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Journal Article

A decohesion pathway for hydrogen embrittlement in nickel: Mechanism and quantitative prediction


Tehranchi,  Ali
Computational Materials Design, Max-Planck-Institut für Eisenforschung GmbH, Max Planck Society;

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Tehranchi, A., Zhou, X., & Curtin, W. A. (2020). A decohesion pathway for hydrogen embrittlement in nickel: Mechanism and quantitative prediction. Acta Materialia, 185, 98-109. doi:10.1016/j.actamat.2019.11.062.

Cite as: https://hdl.handle.net/21.11116/0000-0009-68D3-4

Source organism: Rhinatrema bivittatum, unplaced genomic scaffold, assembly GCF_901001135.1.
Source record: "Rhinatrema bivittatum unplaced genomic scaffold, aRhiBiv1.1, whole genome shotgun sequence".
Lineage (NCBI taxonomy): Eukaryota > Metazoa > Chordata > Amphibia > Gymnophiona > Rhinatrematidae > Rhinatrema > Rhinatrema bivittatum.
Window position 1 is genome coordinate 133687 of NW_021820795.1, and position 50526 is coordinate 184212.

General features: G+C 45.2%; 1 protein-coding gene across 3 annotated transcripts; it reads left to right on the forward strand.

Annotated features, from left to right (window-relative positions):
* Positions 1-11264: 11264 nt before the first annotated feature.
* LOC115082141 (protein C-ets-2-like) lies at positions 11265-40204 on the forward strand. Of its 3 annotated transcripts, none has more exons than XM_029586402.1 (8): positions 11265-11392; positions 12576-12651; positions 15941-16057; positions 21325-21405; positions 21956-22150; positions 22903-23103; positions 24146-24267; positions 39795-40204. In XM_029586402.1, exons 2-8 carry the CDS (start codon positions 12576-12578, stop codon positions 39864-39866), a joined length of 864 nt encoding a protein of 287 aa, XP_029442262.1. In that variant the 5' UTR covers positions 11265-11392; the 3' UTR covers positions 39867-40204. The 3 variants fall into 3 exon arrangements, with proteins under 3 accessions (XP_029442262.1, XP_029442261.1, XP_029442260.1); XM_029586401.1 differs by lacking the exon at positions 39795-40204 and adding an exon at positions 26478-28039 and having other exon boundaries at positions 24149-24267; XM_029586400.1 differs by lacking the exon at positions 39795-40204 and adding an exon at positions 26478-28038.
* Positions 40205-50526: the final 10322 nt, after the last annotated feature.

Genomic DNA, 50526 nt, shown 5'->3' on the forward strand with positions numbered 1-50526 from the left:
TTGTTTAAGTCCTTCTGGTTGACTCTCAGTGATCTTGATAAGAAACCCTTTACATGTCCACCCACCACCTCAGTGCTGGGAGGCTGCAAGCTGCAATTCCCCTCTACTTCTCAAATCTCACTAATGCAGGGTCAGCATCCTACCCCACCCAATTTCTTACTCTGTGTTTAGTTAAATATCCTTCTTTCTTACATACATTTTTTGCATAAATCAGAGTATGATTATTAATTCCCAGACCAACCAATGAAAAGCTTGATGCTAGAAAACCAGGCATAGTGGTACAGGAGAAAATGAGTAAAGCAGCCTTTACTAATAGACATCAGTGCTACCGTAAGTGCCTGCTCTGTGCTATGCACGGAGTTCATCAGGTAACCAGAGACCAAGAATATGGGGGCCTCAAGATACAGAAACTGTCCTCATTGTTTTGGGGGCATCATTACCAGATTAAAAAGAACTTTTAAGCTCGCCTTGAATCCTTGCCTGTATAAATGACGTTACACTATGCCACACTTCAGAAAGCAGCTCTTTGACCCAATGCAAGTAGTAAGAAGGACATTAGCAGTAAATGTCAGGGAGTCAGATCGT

Hydrogen embrittlement (HE) is a ubiquitous and catastrophic mode of fracture in metals. Here, embrittlement is considered as an intrinsic ductile-brittle transition at the crack tip, where H at the crack tip can reduce the stress intensity KIc for cleavage below the value KIe required for ductile dislocation emission and blunting. Specifically, cleavage fracture along (111) planes in Ni occurs due to the formation of just 3 planar layers of H interstitial occupation at a sharp crack tip. During the cleavage process, the sub-surface H in the upper and lower layers can rapidly diffuse to the fracture surface, lowering the net fracture free energy to KIc lt; KIe and enabling brittle fracture. Details of the process are demonstrated using both first-principles density functional theory and a new interatomic potential for Ni-H. Thermodynamic and kinetic models show that the 3 layers of H can form at the crack tip in equilibrium at room temperature with bulk H concentrations and loading rates where H embrittlement in Ni is observed. The kinetic model also predicts the slow crack growth rate in agreement with experiments. The energetics of the mechanism is then shown to apply to cleavage along grain boundaries. All together, these results show that a version of “Hydrogen enhanced decohesion” is the operative embrittlement mechanism in Ni. © 2019 Acta Materialia Inc.